The term energy is used also by the advocates of 'dynamic monism' to indicate
the principle of real unity which underlies all phenomena. Cf. E. Morselli,
Filosofia monistica in Italia, in Riv. di Filos. Scient.
(1886); Fontana, Monismo e Dinamismo (2nd ed., 1897); Haeckel, Der
Monismus and Die Welträthsel (1899). (E.M.)
Engel's Law: Ger. Engel' sches Gesetz; Fr. loi d'Engel; Ital. legge di Engel. A generalization with regard to the relative proportions of income spent for different purposes by workmen of different grades. The lower the income, the greater is the proportion spent for food.
First given definite shape by the Saxon statistician Engel in 1857. Subsequent
observations in different countries have shown a surprising degree of constancy
in the results of all careful statistics of family budgets. (A.T.H.)
En kai pan [Gr.]. Literally,
'one and all': used to characterize the theory of PANTHEISM (q.v.). (J.M.B.)
Enlightenment [AS. licht, light]: Ger. Aufklärung; Fr. libre-pensée, émancipation intellectuelle; Ital. secolo (or periodo) dei lumi. A philosophical period of the 18th century characterized by an impetus to culture. The group comprises a large number of men of varying tendencies.
A striving toward freer, more independent thinking, emancipation from established
dogmas, and an empirical or materialistic leaning characterized the period.
Lessing, Mendelssohn, Reimarus, Tetens, Herder, Locke, Newton, Voltaire, Condillac,
and Diderot are representatives of the movement, which affected Germany, England,
and France. Cf. this topic in the histories of philosophy. (H.R.S.)
Ennui [Fr.]: Ger. Langeweile; Ital. noia.
The unpleasant feeling which arises through persistence in more or less futile
mental activity, or through the persistent presence of tendencies to mental
activity which fail to find satisfying objects for their exercise. (G.F.S.)
Enterozoa [Gr. enteron, gut, + zwon, animal]: Ger. Eingeweidewürmer; Fr. entérozoaires (suggested, not in use -- Y.D.); Ital; enterozoi. That group or grade of animals characterized by the presence of a digestive cavity or enteron.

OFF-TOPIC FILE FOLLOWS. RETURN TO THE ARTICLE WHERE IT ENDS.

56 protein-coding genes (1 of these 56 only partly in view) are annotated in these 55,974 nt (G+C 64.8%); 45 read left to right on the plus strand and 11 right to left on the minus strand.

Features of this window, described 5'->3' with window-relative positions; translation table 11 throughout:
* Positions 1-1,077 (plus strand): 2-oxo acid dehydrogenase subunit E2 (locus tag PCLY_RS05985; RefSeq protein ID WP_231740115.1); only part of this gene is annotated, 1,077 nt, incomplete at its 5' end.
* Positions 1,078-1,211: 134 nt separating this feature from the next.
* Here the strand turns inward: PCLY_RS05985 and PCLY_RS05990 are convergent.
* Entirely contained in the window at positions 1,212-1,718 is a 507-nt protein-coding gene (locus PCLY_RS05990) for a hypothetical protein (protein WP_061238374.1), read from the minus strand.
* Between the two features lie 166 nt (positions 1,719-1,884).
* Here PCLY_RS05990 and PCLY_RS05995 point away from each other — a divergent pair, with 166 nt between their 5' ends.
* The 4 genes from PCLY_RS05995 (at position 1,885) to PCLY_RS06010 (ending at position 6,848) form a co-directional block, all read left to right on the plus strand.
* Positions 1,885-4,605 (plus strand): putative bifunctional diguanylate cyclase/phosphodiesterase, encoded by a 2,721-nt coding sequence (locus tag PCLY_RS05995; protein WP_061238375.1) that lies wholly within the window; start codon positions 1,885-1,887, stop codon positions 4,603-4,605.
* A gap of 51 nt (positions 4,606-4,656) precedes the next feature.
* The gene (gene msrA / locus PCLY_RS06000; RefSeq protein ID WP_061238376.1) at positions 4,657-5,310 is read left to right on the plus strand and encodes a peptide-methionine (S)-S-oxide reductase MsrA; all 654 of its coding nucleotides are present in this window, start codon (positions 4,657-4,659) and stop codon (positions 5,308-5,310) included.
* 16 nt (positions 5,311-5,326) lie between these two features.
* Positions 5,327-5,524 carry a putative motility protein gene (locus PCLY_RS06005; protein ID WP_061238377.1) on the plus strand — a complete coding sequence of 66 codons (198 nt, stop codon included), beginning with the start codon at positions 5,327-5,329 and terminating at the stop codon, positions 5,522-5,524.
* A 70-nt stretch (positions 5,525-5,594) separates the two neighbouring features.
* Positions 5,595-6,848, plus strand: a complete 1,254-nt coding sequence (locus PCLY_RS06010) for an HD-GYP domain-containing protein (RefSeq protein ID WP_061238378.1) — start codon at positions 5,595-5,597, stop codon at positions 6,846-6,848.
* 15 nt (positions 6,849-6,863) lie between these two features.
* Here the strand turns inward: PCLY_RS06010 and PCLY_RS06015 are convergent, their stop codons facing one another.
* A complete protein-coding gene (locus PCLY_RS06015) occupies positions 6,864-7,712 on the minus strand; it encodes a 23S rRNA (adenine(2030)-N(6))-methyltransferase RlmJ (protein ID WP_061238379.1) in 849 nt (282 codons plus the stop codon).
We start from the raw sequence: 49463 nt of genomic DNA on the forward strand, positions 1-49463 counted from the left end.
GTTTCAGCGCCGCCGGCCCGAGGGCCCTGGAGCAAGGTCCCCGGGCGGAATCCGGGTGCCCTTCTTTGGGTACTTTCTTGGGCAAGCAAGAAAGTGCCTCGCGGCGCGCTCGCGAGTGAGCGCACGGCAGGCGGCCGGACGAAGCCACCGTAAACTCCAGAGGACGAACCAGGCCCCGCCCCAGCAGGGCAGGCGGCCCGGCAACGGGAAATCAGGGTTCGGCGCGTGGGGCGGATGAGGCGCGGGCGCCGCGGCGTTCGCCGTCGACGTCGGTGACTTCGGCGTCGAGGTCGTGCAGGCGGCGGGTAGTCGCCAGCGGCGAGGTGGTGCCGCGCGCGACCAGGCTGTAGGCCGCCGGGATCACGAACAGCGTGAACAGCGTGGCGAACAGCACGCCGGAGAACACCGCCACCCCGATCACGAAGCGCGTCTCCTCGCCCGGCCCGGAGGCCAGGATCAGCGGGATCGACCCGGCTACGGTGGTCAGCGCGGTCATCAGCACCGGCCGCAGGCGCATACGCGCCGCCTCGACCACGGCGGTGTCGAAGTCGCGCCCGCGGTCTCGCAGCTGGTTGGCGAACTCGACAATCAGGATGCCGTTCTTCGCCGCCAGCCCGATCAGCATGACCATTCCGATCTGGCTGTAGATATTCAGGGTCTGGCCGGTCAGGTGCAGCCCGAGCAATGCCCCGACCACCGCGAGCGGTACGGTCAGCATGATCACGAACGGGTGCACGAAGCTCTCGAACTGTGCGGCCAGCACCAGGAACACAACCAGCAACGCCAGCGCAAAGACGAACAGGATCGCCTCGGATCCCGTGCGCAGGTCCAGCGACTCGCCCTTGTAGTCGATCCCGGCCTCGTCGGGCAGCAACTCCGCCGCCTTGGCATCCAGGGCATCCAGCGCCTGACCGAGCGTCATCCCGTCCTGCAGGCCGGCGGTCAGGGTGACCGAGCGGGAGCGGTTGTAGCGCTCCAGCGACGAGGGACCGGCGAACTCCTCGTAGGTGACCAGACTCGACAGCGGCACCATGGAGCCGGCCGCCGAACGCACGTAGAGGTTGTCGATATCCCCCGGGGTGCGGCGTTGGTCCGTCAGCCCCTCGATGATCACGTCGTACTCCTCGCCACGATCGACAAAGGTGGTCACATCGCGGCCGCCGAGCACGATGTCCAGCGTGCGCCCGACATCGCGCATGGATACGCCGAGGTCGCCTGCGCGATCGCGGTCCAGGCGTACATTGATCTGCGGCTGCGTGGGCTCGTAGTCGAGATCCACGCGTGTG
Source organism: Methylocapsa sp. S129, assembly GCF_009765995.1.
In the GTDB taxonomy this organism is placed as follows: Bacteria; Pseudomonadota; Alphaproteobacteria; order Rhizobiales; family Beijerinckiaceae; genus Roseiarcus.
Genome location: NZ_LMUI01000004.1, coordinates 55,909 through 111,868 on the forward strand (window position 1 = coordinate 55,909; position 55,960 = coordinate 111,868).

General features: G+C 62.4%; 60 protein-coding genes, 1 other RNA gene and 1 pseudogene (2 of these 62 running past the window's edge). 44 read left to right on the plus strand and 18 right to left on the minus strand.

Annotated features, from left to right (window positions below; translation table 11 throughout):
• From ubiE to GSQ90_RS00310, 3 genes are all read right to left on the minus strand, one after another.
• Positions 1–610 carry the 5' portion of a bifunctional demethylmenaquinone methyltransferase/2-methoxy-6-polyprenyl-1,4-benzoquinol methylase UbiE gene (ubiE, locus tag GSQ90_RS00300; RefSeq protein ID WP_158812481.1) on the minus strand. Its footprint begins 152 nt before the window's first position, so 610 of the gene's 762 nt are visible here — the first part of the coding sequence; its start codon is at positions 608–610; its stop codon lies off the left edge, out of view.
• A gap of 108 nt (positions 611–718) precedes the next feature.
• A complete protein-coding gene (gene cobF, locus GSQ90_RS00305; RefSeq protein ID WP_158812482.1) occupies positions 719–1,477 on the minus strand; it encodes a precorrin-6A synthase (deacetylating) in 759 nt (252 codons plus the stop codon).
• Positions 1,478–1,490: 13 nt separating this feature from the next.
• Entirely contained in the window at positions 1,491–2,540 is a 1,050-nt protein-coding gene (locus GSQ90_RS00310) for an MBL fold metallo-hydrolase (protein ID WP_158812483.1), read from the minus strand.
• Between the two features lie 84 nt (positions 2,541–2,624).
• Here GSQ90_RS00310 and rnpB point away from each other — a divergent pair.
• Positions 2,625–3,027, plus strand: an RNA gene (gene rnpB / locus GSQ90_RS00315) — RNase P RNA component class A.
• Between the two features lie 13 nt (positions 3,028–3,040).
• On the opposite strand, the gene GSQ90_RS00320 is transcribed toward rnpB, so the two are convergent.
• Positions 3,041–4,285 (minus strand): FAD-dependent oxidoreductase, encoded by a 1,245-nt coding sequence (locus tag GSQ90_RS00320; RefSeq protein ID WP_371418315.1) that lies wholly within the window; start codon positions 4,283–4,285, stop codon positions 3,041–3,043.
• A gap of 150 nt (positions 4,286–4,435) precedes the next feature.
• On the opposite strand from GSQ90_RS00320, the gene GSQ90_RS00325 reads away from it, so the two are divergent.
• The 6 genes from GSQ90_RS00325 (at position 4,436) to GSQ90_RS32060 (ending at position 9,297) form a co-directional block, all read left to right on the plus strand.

A term proposed by Lankester. Haeckel's term METAZOA (q.v.) is more frequently employed. Lankester divides the animal kingdom into two grades: (1) the Plastidozoa ( = Protozoa), which consist either of single cells or colonies of equivalent cells, and (2) the Enterozoa ( = Metazoa), in which two differentiated layers surround a primitive digestive cavity. The enteron in some rare cases originated directly from the BLASTOCOEL (q.v.), an orifice arising disruptively, and the hypoblast and epiblast originating by DELAMINATION (q.v.). More commonly it arises by INVAGINATION (q.v.). See GASTRAEA THEORY, and EMBRYO.
Literature: E. R. LANKESTER, Adv. of Sci. (1890), in which the art.
Zoology, from the 9th ed. of Encyc. Brit., is reprinted with some modifications;
F. BALFOUR, Compar. Embryol. (C.LL.M.)
Enthusiasts [Gr. en + qeoV, a god]: Ger. Enthusiasten; Fr. enthousiastes; Ital. entusiasti. The name given to a sect of Christian monachists, or monks, who began to flourish in Syria towards the close of the 4th century. They believed that, as a result of the Fall, every man was inhabited by an evil spirit, who ruled him. Asceticism, and especially inward prayer (hence their other common name, Euchites), could, notwithstanding this, so affect a man as to enable him to enter at length into direct communion with the Holy Spirit -- hence the name Enthusiasts. They were called also Messalians, Adelphians, Lampetians, Marcionists. Their doctrines are of some importance for ethics as illustrating the logical consequences of extreme asceticism, mysticism, and pure contemplation. Neander calls the Enthusiasts the first mendicant friars.